If the signal of interest and the echo (n samples after) are identical, then you could subtract out an inverted copy of the entire signal, delayed by n samples, giving a new audio file which has the signal of interest + an inverted echo 2n samples after. Then you can subtract out a copy of the original audio delayed by 2n samples, resulting in the signal of interest + an echo 3n samples after. Repeat this enough times (not manually, I hope!) and you will have moved the delayed signal entirely past the signal of interest, where it can be cut off entirely.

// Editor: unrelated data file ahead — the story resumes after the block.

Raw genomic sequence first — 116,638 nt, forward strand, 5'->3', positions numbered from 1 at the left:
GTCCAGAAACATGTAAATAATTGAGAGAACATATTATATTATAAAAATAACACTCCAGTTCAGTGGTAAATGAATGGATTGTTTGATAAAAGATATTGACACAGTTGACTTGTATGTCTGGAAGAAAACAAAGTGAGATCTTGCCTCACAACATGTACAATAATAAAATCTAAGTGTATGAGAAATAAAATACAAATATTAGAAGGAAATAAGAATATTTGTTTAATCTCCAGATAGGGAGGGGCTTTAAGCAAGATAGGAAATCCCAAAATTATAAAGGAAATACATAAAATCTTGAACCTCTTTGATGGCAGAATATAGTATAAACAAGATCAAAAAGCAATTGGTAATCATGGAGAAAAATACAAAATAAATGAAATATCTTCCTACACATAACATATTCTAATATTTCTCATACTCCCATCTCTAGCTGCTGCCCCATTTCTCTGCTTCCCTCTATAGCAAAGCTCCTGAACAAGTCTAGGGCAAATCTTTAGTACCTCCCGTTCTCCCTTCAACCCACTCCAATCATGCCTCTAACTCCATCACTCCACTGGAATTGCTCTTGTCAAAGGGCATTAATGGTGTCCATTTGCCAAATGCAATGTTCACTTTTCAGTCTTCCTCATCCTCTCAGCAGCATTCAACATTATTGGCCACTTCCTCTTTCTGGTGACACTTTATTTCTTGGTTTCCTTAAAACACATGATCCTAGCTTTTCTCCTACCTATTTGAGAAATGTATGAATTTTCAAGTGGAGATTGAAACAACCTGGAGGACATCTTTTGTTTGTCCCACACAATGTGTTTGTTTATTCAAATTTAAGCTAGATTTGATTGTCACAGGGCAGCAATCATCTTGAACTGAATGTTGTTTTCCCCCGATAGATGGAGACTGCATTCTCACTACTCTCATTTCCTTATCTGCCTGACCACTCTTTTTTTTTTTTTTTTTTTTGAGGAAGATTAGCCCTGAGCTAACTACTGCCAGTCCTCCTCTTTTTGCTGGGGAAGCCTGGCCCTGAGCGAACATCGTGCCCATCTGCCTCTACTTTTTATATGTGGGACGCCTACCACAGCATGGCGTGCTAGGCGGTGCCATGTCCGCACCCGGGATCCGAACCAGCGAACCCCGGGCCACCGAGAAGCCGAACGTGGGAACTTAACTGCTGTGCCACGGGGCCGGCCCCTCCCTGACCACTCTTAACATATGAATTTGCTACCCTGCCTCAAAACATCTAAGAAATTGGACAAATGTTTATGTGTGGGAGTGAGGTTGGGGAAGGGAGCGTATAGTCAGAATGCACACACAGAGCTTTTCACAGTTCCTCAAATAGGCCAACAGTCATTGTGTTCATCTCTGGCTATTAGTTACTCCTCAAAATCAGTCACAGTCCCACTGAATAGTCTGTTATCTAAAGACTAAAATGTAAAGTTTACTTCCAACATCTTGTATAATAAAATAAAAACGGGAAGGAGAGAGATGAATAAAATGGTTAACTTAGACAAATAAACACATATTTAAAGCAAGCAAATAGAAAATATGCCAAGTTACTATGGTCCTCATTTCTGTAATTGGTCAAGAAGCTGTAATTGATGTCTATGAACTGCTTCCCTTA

One way to automate this would be to use a "delay" or "echo" plugin in a conventional audio editor. Use this plugin to create an echo with no volume decay (infinite echo) and time 2n samples. This is half of all the delays you need. To get the other half, duplicate this signal, invert it, and delay it by n samples. Sum these 2 channels together and you're golden.
Now, If your signal of interest and echo aren't identical (e.g. because you recorded to an mp3 file), then you will only get partial cancellation, and this method will leave a noisy signal.